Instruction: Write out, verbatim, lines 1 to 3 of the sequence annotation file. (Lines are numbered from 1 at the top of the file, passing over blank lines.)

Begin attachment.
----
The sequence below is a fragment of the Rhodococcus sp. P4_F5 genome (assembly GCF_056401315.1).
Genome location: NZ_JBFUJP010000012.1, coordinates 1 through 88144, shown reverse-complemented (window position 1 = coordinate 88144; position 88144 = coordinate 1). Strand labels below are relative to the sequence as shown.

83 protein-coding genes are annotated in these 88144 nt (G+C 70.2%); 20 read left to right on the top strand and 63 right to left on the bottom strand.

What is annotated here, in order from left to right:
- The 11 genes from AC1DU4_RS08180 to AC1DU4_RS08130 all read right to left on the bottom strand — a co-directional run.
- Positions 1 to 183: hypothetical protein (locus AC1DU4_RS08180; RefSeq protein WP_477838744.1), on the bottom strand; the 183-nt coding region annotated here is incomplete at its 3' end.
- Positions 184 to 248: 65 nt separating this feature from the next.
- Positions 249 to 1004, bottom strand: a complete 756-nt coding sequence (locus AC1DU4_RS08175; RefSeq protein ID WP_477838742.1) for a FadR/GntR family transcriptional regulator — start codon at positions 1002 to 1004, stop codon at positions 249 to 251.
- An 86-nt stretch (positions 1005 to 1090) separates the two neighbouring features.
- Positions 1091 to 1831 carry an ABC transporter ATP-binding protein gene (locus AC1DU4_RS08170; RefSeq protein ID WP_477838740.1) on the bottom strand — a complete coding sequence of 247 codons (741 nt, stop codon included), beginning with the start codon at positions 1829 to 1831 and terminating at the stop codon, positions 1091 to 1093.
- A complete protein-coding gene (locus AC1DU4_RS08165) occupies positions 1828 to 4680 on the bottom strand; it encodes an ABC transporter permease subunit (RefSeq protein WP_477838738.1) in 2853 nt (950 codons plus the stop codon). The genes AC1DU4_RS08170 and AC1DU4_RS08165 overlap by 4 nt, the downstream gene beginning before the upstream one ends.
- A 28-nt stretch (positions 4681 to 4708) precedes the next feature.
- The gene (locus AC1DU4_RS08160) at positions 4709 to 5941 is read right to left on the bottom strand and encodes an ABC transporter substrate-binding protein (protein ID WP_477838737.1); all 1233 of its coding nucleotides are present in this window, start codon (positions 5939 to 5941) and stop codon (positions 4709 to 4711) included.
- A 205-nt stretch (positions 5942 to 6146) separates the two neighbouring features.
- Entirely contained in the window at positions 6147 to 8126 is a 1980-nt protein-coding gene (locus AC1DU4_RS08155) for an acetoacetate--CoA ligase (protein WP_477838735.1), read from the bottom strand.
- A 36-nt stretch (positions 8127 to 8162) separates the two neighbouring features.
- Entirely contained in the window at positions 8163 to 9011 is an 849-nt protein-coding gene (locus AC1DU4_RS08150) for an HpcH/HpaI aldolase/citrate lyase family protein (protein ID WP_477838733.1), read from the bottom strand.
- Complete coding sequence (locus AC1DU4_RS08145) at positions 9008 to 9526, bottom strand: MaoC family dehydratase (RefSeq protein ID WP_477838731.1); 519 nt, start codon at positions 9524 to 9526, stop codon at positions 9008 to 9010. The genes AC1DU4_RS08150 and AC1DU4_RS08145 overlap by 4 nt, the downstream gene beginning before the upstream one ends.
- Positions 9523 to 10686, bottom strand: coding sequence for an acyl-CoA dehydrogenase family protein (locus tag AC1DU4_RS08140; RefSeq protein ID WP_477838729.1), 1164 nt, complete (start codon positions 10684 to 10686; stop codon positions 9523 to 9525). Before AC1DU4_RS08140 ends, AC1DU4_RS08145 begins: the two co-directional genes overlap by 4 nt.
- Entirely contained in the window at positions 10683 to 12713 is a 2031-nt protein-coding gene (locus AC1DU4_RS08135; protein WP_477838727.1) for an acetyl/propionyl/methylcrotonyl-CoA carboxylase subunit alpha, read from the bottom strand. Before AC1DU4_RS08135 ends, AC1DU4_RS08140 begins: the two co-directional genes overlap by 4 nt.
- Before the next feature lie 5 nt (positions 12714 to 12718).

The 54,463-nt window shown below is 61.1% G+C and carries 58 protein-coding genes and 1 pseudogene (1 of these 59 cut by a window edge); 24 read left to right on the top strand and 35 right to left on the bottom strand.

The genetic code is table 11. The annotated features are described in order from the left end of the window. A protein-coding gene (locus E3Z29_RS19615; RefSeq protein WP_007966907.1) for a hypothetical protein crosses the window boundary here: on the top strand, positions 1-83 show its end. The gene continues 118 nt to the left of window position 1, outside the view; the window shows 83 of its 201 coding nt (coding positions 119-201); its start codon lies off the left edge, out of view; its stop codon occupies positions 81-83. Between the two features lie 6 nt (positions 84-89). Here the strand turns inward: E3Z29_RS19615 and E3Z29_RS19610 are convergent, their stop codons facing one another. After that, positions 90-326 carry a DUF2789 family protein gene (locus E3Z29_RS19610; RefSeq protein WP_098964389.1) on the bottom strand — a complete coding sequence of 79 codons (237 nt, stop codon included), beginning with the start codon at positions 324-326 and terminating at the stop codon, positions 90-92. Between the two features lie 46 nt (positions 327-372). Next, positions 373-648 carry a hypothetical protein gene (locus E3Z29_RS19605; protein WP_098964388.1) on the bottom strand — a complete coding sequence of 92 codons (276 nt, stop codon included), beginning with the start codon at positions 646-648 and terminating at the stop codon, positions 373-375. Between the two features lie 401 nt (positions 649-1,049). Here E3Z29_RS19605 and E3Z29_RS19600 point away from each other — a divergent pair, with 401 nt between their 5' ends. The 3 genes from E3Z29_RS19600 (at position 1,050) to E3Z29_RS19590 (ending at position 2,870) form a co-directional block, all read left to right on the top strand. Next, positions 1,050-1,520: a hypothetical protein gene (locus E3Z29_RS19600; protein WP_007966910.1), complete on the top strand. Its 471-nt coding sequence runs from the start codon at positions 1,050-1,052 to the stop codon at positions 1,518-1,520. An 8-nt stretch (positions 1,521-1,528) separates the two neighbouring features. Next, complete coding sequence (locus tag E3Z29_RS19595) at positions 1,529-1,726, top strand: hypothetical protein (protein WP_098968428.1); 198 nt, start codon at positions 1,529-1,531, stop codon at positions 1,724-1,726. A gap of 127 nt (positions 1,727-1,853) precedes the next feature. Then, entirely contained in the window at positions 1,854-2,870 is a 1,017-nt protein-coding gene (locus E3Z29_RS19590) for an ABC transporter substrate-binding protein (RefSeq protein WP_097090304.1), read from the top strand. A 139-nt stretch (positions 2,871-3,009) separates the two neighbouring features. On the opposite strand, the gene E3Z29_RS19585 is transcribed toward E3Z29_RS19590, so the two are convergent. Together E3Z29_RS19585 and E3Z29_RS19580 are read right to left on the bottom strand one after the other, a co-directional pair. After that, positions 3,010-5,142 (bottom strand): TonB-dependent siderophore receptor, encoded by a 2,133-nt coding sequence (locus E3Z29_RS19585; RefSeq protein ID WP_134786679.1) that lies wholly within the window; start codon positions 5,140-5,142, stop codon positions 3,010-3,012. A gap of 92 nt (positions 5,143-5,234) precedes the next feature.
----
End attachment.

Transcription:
The sequence below is a fragment of the Rhodococcus sp. P4_F5 genome (assembly GCF_056401315.1).
Genome location: NZ_JBFUJP010000012.1, coordinates 1 through 88144, shown reverse-complemented (window position 1 = coordinate 88144; position 88144 = coordinate 1). Strand labels below are relative to the sequence as shown.

83 protein-coding genes are annotated in these 88144 nt (G+C 70.2%); 20 read left to right on the top strand and 63 right to left on the bottom strand.